In fact, some doctors believe that PMS symptoms are a sign that your menstrual cycle is working as it should. If you become pregnant, the egg is fertilized before your PMS symptoms would normally begin. If the egg is not fertilized, the presence of PMS symptoms is a signal that your period will soon start and that your cycle is working correctly.
It's also thought that if you become pregnant, your PMDD symptoms will temporarily subside, as your body is no longer going through the menstrual cycle--the same for menopause!
3 Complications From PMDD
PMDD symptoms are far more severe than PMS. The symptoms are so severe, that if left untreated, they can seriously interfere with a woman's daily life. Mood changes and depression that may accompany PMDD can be associated with suicidal thoughts and behavior.
Although the symptoms of PMDD can negatively impact a woman's quality of life, getting a diagnosis is vital because there are several treatment options available that are effective in controlling symptoms.
Several PMDD sufferers are concerned that they are bipolar; many suffer from debilitating anxiety and depression. Sadly, almost 15 percent of sufferers have reported attempting suicide. Many women who have undergone different treatment options have claimed what works for a while sometimes eventually wears off; they are left to find an alternative treatment.
Some women, even young women in their 20s and 30s, are so desperate to find a solution that they even consider undergoing a hysterectomy and/or oophorectomy to remove the uterus and/or the ovaries to remove the cause of PMDD altogether.
2 Overcoming the Stigma of Menstruation
There is often a stigma attached to any condition that is associated with the menstrual cycle. For years, many women have just lived with their symptoms and attempted to treat them at home with over the counter medicines.
According to a survey by the Society for Women's Health Research, not many women are aware of PMDD; Surprisingly, 84 percent of survey respondents, even those who indicated they had severe PMS/PMDD symptoms, responded they had never even heard of PMDD. Many women just assume that these symptoms are a part of life and don't bother to seek help.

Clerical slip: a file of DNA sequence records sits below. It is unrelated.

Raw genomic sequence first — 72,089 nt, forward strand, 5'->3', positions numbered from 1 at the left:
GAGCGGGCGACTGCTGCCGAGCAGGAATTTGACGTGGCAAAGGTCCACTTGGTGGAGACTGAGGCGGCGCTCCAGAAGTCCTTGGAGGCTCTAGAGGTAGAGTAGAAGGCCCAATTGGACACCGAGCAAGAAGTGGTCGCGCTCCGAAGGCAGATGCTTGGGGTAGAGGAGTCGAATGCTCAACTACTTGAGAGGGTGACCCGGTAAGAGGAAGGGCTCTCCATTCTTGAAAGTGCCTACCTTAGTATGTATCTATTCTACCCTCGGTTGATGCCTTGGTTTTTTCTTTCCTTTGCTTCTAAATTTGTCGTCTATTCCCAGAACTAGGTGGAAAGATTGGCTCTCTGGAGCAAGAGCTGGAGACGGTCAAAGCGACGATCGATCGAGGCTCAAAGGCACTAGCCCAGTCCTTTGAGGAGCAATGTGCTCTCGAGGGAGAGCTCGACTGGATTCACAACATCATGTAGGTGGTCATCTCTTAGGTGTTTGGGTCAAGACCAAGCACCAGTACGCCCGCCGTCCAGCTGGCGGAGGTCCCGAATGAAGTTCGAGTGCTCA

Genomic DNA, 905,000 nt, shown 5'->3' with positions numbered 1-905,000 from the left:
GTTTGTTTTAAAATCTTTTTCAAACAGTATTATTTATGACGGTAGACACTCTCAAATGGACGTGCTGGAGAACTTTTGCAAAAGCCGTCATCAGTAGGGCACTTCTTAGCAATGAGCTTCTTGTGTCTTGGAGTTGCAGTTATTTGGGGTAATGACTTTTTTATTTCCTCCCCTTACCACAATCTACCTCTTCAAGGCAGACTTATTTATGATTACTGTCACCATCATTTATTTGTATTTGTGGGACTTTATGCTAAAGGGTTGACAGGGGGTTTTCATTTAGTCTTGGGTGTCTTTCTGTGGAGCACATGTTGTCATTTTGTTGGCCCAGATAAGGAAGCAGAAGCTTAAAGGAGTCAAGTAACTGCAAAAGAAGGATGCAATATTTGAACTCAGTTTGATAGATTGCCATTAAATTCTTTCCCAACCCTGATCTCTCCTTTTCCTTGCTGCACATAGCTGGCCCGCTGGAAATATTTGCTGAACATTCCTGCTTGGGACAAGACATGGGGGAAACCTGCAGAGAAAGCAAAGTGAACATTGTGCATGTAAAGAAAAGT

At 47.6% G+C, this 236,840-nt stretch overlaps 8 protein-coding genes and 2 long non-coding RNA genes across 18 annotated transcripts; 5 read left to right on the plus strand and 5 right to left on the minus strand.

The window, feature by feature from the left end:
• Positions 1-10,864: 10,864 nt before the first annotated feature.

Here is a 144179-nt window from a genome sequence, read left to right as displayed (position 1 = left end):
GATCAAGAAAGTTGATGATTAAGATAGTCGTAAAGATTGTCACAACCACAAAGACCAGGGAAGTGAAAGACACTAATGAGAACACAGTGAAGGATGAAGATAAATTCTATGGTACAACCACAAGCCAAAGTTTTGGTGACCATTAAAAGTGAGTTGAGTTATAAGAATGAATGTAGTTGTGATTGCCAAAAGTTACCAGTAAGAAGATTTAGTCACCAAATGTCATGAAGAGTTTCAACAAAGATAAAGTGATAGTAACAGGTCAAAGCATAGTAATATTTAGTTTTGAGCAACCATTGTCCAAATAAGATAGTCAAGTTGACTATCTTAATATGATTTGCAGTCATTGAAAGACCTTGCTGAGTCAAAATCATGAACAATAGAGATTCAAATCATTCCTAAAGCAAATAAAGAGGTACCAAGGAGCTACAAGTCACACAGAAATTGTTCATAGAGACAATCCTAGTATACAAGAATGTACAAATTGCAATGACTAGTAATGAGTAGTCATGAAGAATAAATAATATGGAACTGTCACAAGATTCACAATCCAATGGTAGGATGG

The same survey also showed interesting results related to the respondents and their doctors: 45 percent of those surveyed indicated they have never discussed PMS or their symptoms with their doctors. Of the women surveyed who described their symptoms as strong or severe, 24 percent felt their doctors wouldn't take their complaints seriously, even if they did attempt to seek help.
1 See Your Doctor
If you are experiencing severe PMS-like symptoms and are concerned you might have PMDD, you should start keeping a symptom journal. Keep track of your symptoms--when they occur and how long they last. If you have any of the previously mentioned PMDD symptoms, you should definitely see your doctor.
It will be helpful to go to your appointment with a list of the symptoms that you are experiencing. Your doctor will most likely review your symptoms and should give you a thorough medical exam, including a blood test, to rule out other conditions. Your doctor may also feel that a psychiatric evaluation would be helpful and/or necessary.
Talk to your doctor before taking any nutritional or herbal supplements, as it is possible that supplements can interfere with other medications you may be taking. Your doctor may suggest different lifestyle changes, medications, therapies, or a combination of those to help you take control of your symptoms.